Primitive Methodist magazine  December 1893 page 761


Comments about this page

  • I have found a newspaper report of the opening of this chapel:
    The Birkenhead News, Saturday 26 July 1879:
    ‘NEW PRIMITIVE METHODIST CHURCH AT TRANMERE. – A handsome new church, which has been erected by the Primitive Methodists of Tranmere on the Holt, was opened for public worship last evening, when a sermon was preached by Rev. H. S. Brown, of Liverpool. The front portion of the edifice is in the Italian style of architecture, and the building is constructed of brick, with Stourton stone dressings. There is a gallery in the usual horse-shoe shape, and accommodation is provided for about 600 persons. The cost of the church is £2000, besides £200 for the land. It is intended to erect schools at the back of the edifice, at a cost of about £1000. … Hitherto the members of the denomination in Tranmere have worshipped in a small chapel in Queen-street, but it was found necessary to erect a more spacious building to accommodate the increasing numbers in the district. As already stated, the church has been erected on the Holt (the highest part of Tranmere), but the new building has been called “Mount Tabor”. A number of services, extending over two or three weeks, will be held in connection with the opening of the edifice.’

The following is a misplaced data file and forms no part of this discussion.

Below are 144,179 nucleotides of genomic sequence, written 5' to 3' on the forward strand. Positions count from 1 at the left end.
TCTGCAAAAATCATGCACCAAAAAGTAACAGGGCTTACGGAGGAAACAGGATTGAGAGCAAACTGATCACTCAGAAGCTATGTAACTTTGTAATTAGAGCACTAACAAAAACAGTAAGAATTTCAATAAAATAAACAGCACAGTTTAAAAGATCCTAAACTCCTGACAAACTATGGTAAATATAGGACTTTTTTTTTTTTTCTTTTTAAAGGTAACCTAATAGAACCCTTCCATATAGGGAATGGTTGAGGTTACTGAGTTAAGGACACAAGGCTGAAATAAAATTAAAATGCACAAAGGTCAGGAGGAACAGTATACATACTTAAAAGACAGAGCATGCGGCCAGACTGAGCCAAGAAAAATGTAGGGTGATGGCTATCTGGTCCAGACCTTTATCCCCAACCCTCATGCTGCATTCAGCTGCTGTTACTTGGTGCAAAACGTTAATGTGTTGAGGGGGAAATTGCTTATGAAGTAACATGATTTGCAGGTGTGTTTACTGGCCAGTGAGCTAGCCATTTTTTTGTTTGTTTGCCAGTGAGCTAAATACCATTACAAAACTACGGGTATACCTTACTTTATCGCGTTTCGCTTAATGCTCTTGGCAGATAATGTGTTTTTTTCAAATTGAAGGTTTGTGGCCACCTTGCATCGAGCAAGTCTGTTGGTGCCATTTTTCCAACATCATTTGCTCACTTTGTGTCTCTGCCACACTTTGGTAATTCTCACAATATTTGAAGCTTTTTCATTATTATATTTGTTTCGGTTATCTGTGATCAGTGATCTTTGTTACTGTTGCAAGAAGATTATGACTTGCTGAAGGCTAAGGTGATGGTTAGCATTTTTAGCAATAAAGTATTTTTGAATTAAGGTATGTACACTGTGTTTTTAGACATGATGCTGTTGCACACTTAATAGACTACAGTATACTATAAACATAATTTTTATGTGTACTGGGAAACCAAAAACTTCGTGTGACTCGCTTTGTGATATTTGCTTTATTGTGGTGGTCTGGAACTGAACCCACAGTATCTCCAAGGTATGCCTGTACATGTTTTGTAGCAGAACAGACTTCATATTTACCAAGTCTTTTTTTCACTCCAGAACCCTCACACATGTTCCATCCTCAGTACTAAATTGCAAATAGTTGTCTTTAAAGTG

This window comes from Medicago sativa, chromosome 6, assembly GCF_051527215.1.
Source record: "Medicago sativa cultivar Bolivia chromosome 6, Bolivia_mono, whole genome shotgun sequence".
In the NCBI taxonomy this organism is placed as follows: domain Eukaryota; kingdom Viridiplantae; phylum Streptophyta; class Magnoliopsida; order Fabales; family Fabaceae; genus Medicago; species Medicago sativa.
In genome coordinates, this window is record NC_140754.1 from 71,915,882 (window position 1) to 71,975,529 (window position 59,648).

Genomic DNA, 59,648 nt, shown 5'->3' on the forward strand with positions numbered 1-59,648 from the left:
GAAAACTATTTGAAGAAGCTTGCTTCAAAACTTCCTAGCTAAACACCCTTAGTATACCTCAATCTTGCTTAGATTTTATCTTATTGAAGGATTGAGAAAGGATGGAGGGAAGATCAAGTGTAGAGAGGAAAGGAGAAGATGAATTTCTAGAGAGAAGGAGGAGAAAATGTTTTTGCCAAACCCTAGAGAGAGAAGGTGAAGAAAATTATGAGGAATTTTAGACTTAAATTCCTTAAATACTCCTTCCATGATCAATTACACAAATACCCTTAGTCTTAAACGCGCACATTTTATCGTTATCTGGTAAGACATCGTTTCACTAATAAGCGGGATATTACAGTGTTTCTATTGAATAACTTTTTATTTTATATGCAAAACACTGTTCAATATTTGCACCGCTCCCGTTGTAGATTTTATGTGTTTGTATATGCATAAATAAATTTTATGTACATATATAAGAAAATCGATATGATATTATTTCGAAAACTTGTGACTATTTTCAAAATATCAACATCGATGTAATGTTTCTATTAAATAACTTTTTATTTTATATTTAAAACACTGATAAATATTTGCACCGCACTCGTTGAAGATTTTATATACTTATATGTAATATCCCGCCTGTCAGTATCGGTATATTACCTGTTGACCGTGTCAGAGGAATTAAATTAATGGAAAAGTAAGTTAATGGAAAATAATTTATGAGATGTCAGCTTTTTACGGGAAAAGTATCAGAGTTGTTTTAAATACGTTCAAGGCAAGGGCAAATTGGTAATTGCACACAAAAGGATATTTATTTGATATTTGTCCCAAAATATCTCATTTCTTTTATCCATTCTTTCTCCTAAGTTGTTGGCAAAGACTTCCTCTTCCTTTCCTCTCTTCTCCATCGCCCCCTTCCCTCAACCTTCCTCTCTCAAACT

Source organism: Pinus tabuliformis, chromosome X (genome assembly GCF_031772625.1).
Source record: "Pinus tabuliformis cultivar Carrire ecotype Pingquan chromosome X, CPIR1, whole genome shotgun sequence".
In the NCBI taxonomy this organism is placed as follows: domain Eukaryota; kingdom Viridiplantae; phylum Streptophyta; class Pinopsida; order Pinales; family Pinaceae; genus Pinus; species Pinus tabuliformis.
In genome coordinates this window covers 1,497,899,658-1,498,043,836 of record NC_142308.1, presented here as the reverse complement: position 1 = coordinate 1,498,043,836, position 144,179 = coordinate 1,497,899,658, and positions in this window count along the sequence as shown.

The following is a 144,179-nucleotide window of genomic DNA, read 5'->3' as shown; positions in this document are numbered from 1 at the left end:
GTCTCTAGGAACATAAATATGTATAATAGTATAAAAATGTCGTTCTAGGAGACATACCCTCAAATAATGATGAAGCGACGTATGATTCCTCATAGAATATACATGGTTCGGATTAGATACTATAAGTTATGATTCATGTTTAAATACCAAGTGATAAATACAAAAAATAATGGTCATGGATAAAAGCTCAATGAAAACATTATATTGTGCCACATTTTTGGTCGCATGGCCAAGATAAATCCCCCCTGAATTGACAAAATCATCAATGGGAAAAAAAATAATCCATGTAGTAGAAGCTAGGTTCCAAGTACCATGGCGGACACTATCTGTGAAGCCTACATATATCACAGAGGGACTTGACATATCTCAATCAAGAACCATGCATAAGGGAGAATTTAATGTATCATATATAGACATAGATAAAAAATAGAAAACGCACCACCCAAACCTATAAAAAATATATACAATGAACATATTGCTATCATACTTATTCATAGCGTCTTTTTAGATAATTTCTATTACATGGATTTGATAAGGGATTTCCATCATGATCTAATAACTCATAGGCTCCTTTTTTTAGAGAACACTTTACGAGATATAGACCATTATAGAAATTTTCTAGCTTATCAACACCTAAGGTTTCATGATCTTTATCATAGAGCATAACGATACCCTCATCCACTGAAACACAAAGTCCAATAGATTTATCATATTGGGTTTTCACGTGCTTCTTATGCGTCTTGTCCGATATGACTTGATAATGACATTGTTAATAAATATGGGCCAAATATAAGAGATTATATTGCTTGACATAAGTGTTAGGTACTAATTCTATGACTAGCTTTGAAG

By Chris Wells (12/07/2022)
  • I’ve added four photographs believed to be from the 1950s of the interior of Mount Tabor Primitive Methodist chapel. They come from an album passed to Tranmere local historian Roy Dennett and forwarded to this site by Chris Wells.

    By Christopher Hill (27/06/2022)
  • I’ve rewritten this page to include Chris Wells research into the history of the chapel. It contains one of the few references to cricket in Primitive Methodist chapels – and not very successful cricket.

    By Christopher Hill (09/04/2022)